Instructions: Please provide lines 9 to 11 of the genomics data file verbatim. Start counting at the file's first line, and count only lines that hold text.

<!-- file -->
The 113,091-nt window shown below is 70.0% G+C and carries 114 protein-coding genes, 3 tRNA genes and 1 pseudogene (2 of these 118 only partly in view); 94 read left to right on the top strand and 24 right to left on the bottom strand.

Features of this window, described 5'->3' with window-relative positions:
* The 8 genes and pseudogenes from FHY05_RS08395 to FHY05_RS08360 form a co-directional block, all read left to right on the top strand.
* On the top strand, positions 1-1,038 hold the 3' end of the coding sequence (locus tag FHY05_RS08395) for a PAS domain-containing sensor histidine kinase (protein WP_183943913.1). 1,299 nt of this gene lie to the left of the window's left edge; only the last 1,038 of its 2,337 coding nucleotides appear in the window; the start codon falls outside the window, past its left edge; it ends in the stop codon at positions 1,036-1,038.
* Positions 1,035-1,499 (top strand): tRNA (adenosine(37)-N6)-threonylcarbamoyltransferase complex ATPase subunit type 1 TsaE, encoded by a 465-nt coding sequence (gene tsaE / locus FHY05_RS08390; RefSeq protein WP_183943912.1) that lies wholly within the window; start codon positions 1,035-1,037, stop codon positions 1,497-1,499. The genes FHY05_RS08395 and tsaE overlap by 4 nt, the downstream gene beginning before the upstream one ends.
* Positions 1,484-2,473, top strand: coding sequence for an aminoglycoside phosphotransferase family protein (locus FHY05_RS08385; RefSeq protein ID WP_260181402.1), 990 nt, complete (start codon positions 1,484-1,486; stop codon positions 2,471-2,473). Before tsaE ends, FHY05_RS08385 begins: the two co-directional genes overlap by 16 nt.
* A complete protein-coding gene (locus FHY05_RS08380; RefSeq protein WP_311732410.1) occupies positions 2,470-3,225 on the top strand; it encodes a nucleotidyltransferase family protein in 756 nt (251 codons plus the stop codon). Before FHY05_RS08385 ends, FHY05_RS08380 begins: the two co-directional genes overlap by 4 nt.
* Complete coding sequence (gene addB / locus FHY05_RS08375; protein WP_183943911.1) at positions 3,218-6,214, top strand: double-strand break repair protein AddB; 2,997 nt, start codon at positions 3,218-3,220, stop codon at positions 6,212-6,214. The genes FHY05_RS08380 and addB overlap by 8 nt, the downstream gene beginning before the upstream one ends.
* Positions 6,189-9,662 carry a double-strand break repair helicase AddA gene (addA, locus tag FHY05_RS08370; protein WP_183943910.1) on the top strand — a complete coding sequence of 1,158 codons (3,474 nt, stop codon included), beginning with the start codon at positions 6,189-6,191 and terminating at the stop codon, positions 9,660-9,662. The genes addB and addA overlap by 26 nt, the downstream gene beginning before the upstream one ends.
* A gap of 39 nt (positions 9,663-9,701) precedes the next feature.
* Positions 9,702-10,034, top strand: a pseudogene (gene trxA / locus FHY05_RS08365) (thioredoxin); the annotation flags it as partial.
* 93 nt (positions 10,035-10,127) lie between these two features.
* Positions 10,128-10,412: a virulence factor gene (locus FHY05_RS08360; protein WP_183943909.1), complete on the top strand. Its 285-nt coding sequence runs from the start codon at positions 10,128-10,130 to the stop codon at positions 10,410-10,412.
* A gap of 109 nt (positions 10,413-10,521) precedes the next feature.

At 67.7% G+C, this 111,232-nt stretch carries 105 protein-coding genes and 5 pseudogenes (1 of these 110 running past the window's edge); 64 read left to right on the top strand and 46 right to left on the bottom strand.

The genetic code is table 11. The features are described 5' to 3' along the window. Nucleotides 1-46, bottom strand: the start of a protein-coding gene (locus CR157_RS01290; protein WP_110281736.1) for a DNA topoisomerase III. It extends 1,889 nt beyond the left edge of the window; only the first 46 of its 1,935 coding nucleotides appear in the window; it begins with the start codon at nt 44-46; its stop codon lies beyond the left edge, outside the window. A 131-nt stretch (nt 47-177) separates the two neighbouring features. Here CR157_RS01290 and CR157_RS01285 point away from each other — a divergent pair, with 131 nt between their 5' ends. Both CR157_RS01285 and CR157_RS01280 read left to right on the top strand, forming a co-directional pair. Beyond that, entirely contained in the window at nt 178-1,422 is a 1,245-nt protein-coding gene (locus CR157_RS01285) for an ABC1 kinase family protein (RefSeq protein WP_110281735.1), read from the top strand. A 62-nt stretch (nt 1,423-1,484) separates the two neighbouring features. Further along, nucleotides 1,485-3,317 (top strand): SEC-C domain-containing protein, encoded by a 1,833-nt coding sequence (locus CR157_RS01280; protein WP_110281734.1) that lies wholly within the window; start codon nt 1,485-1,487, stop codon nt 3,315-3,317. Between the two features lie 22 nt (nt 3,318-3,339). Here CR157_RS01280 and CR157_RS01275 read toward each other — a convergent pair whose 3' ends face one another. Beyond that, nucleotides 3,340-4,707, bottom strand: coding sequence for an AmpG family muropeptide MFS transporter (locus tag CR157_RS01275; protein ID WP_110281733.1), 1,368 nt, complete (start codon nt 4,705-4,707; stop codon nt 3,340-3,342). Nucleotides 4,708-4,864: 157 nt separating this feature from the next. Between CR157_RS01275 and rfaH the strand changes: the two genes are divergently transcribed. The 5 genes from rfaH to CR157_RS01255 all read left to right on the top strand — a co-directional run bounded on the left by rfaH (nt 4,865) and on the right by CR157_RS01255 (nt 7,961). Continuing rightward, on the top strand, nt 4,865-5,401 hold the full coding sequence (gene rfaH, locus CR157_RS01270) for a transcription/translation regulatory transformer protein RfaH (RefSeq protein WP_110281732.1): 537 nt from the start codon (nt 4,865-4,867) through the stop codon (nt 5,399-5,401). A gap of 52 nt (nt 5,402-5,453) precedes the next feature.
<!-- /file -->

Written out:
* Positions 6,189-9,662 carry a double-strand break repair helicase AddA gene (addA, locus tag FHY05_RS08370; protein WP_183943910.1) on the top strand — a complete coding sequence of 1,158 codons (3,474 nt, stop codon included), beginning with the start codon at positions 6,189-6,191 and terminating at the stop codon, positions 9,660-9,662. The genes addB and addA overlap by 26 nt, the downstream gene beginning before the upstream one ends.
* A gap of 39 nt (positions 9,663-9,701) precedes the next feature.
* Positions 9,702-10,034, top strand: a pseudogene (gene trxA / locus FHY05_RS08365) (thioredoxin); the annotation flags it as partial.